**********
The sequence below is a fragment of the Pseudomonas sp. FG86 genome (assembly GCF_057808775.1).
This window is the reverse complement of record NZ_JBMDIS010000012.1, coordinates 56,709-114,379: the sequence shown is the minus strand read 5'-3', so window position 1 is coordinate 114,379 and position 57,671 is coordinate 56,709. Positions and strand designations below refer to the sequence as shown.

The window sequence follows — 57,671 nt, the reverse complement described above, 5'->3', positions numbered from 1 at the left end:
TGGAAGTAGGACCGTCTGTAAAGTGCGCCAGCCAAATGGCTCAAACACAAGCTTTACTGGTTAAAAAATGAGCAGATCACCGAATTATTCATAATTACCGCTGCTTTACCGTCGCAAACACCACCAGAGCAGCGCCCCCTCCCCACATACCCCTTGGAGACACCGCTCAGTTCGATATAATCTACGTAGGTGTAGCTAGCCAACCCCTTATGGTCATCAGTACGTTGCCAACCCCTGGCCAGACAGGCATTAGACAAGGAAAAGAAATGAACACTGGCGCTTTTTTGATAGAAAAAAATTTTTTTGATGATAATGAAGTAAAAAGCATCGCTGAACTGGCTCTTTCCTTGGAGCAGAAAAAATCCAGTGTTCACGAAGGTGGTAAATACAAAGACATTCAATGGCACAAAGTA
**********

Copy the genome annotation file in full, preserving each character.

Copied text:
The sequence below is a fragment of the Pseudomonas sp. FG86 genome (assembly GCF_057808775.1).
This window is the reverse complement of record NZ_JBMDIS010000012.1, coordinates 56,709-114,379: the sequence shown is the minus strand read 5'-3', so window position 1 is coordinate 114,379 and position 57,671 is coordinate 56,709. Positions and strand designations below refer to the sequence as shown.

The window sequence follows — 57,671 nt, the reverse complement described above, 5'->3', positions numbered from 1 at the left end:
TGGAAGTAGGACCGTCTGTAAAGTGCGCCAGCCAAATGGCTCAAACACAAGCTTTACTGGTTAAAAAATGAGCAGATCACCGAATTATTCATAATTACCGCTGCTTTACCGTCGCAAACACCACCAGAGCAGCGCCCCCTCCCCACATACCCCTTGGAGACACCGCTCAGTTCGATATAATCTACGTAGGTGTAGCTAGCCAACCCCTTATGGTCATCAGTACGTTGCCAACCCCTGGCCAGACAGGCATTAGACAAGGAAAAGAAATGAACACTGGCGCTTTTTTGATAGAAAAAAATTTTTTTGATGATAATGAAGTAAAAAGCATCGCTGAACTGGCTCTTTCCTTGGAGCAGAAAAAATCCAGTGTTCACGAAGGTGGTAAATACAAAGACATTCAATGGCACAAAGTA